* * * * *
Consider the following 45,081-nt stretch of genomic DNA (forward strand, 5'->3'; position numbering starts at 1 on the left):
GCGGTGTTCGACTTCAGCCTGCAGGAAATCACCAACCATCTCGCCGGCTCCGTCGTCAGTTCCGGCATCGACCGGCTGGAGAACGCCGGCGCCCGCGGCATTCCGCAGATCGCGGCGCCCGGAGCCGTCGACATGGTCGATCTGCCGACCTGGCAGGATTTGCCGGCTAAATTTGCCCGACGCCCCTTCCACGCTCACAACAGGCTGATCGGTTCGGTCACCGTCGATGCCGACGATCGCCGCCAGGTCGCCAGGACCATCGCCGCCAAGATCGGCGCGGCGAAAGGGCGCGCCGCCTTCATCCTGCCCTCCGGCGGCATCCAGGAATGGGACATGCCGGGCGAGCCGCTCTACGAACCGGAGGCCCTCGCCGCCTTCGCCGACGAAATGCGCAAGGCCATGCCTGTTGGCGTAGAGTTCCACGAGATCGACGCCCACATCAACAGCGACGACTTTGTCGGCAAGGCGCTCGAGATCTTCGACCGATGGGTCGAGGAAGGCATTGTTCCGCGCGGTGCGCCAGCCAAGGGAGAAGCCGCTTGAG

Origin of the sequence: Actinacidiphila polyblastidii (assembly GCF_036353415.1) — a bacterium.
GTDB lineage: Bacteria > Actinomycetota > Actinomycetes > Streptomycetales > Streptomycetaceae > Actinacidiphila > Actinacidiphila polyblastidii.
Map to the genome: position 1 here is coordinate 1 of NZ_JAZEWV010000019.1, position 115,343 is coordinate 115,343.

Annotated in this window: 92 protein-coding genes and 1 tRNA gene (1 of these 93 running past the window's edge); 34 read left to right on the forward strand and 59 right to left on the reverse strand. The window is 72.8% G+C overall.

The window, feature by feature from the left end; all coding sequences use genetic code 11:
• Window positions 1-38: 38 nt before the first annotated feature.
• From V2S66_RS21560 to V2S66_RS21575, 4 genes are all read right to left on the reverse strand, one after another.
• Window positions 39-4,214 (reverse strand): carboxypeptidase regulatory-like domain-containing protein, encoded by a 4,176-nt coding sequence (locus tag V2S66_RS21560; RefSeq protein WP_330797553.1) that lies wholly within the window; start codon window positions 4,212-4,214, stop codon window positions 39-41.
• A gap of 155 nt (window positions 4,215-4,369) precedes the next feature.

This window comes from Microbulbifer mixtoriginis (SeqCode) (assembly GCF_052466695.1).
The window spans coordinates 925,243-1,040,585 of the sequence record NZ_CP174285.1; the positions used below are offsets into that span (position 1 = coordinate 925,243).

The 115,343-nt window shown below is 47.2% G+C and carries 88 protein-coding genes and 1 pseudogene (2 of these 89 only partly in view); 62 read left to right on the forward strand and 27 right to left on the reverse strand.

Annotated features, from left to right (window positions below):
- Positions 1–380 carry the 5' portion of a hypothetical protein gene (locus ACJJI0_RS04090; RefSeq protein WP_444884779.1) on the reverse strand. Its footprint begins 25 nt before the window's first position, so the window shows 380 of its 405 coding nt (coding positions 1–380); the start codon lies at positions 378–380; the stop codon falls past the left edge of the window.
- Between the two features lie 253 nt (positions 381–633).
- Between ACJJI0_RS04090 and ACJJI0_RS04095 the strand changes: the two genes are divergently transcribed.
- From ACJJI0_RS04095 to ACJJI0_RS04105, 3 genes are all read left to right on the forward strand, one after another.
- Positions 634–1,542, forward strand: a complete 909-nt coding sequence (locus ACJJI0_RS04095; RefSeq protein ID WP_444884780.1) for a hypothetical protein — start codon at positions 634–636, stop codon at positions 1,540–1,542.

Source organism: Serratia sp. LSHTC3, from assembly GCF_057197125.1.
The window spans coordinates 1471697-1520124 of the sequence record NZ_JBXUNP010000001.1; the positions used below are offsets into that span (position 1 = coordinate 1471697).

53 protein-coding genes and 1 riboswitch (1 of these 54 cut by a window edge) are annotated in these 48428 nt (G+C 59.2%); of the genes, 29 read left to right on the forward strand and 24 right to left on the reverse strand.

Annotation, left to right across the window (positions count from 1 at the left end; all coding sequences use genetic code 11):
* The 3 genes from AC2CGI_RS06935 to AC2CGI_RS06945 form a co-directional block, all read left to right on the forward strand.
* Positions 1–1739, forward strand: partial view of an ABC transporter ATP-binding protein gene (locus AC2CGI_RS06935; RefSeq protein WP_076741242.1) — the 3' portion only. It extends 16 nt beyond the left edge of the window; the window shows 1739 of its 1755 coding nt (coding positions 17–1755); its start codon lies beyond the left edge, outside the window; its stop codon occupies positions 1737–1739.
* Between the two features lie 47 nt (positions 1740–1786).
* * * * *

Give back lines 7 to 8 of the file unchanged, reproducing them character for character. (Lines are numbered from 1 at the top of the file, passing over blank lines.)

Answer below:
The window, feature by feature from the left end; all coding sequences use genetic code 11:
• Window positions 1-38: 38 nt before the first annotated feature.